Vikrant Massey on his role in Lipstick Under My Burkha, and ambitions to work with Aamir Khan
Vikrant Massey began his acting career at the age of 16, and has dabbled in theatre, dance, commercials and movies.
He could have got lost in the big maze of Bollywood, but Vikrant Massey has, slowly and steadily, found a firm foothold in an industry that doesn’t welcome newcomers easily. A few months ago, chances are that we knew him as Ranveer Singh’s friend from the 2013 release Lootera, or most recently, Arjun Kapoor’s friend from Half Girlfriend, but Massey hit the jackpot when he played the main character in Konkana Sen Sharma’s recent release, A Death In the Gunj. He played the role of Shutu, a reticent youngster struggling to come to terms with his father’s death, and it’s no mean achievement that Massey stood out despite being in the midst of actors as talented as Ranvir Shorey, Kalki Koechlin and Gulshan Devaiah. “Now, filmmakers feel that besides playing a hero’s friend, I can shoulder many more responsibilities,” says Massey from his tastefully done up house in Versova, Mumbai, which has walls dedicated to his books and DVD collections, and superhero figurines filling up the empty spaces around.
Not many know that Massey went back to doing television due to lack of film offers, post-Lootera. “For eight to 10 months, I was sitting at home and did some more television. Then, through Lootera, I bagged Zoya Akhtar’s Dil Dhadakne Do (2015). After that, it has been a very seamless flow of work,” he says. Massey’s versatility is unmatched. On the one hand, he played an underdog in A Death In the Gunj, and on the other, he has portrayed a character with shades of grey in the upcoming film Lipstick Under My Burkha, in which he represents the patriarchal society. “It is a women-centric film; it talks about the regressive society. I am representing the majoritarian point of view. I took inspiration from my surroundings. There is a certain level of brashness and crudeness in a patriarchal society that I have seen and felt, so representing that wasn’t difficult for me. But yes, to be going against my own ideologies was challenging. That is the beauty of being an actor,” says Massey, who believes in observing and taking from real life. “No acting school can teach acting. The best way is to pick from the society, there is so much around. Whether I am doing Lipstick Under My Burkha, A Death In the Gunj, or Half Girlfriend, my common ground for research and preparation is observation from real life.”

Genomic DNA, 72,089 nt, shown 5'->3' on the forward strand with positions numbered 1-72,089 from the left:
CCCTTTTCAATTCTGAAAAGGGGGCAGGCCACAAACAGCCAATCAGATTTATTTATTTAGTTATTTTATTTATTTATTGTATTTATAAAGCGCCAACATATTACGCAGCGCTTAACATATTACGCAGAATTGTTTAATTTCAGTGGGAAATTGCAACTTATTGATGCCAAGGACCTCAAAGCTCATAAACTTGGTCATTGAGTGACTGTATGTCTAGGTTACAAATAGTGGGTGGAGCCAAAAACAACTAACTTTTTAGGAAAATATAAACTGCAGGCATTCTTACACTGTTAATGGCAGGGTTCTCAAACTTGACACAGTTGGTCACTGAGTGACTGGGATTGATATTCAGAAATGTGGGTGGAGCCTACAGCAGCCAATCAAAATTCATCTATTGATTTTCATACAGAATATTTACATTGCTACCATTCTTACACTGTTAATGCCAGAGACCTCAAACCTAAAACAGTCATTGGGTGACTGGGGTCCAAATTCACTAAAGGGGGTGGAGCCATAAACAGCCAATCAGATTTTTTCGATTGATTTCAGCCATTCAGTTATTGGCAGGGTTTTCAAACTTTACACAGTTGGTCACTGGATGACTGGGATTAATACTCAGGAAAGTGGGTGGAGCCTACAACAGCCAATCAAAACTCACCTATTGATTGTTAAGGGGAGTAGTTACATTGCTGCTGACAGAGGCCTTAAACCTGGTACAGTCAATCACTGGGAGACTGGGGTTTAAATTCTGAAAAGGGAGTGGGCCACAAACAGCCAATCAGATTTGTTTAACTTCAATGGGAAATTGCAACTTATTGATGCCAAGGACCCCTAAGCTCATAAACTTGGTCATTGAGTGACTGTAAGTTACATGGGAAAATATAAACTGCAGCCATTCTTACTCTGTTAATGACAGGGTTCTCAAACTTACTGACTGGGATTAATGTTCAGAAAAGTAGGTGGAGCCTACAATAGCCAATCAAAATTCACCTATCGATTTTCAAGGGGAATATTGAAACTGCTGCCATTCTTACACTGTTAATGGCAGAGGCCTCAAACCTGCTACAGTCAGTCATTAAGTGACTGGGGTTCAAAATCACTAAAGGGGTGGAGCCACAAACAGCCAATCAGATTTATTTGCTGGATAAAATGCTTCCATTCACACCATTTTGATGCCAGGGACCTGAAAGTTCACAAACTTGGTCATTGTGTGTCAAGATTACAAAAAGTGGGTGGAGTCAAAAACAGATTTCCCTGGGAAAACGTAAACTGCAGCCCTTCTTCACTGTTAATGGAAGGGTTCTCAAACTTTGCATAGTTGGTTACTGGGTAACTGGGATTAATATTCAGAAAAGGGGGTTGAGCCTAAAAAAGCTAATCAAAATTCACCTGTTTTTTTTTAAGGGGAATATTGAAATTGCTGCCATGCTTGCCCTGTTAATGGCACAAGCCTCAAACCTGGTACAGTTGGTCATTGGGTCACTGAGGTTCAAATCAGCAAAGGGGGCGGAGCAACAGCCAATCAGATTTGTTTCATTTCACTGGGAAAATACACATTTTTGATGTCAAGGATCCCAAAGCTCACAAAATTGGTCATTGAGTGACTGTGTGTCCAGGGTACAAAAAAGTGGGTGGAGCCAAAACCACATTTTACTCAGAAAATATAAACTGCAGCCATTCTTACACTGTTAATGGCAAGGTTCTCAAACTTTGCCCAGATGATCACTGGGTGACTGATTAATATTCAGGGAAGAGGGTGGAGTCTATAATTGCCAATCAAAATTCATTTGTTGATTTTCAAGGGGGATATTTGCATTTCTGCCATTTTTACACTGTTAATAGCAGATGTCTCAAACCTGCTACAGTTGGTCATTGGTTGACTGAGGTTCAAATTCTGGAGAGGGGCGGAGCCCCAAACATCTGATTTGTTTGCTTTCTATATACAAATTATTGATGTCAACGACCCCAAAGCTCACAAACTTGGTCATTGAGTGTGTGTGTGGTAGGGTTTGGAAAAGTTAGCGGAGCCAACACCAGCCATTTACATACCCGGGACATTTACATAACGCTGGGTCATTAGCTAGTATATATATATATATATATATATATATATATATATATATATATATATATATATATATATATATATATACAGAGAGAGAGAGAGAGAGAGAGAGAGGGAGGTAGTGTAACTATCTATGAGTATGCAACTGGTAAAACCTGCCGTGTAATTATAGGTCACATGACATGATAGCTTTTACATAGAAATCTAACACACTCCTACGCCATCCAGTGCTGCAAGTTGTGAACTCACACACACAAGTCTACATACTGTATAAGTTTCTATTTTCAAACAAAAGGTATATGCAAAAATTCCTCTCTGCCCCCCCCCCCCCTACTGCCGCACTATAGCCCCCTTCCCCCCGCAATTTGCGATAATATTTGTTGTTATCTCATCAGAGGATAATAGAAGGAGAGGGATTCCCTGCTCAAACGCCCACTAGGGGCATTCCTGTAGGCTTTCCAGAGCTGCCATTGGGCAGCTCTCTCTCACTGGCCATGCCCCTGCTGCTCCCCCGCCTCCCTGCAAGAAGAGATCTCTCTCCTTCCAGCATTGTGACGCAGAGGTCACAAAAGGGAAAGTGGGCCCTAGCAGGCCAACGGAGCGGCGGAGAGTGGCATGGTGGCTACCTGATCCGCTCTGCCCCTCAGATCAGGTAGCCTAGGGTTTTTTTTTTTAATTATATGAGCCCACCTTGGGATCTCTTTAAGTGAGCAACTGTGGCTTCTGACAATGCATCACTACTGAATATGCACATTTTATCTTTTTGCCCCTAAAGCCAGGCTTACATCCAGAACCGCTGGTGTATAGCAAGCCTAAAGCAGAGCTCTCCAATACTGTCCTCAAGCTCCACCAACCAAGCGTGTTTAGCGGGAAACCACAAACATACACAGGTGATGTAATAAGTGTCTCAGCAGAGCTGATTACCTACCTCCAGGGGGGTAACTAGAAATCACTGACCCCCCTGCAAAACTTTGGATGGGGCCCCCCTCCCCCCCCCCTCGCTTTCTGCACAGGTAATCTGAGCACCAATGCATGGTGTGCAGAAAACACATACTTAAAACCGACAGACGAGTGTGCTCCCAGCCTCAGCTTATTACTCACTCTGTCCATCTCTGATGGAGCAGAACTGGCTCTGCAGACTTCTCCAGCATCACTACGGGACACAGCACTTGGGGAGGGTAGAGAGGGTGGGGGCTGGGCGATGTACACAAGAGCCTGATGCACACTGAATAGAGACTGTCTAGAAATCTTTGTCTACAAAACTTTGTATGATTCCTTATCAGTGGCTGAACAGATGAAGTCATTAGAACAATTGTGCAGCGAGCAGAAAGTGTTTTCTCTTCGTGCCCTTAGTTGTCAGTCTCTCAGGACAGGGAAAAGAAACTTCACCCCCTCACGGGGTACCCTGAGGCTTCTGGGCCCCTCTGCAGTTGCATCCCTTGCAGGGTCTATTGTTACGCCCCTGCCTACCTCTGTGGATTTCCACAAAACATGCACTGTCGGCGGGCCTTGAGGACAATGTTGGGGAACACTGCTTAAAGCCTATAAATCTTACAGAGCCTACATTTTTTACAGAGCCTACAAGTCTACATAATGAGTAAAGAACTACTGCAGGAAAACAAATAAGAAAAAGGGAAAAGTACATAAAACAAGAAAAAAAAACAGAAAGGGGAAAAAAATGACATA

It’s taken 14 years for the 30-year-old actor from Mumbai to get here. But he’s worked consistently through this time and continues to do so because he strongly believes that unless he works hard, no investor would put their money on him, and no filmmaker would give him work. “I have to deliver consistently, otherwise there is no reason why I should be getting these opportunities. I want to be like Irrfan Khan and Amitabh Bachchan who have won the faith of the audience and investors. It is a slow and gradual process,” says the actor. He was a chance discovery who began his acting career with television when he was just 16 and wowed the audience with his performances in tele-shows like Balika Vadhu and Qubool Hai.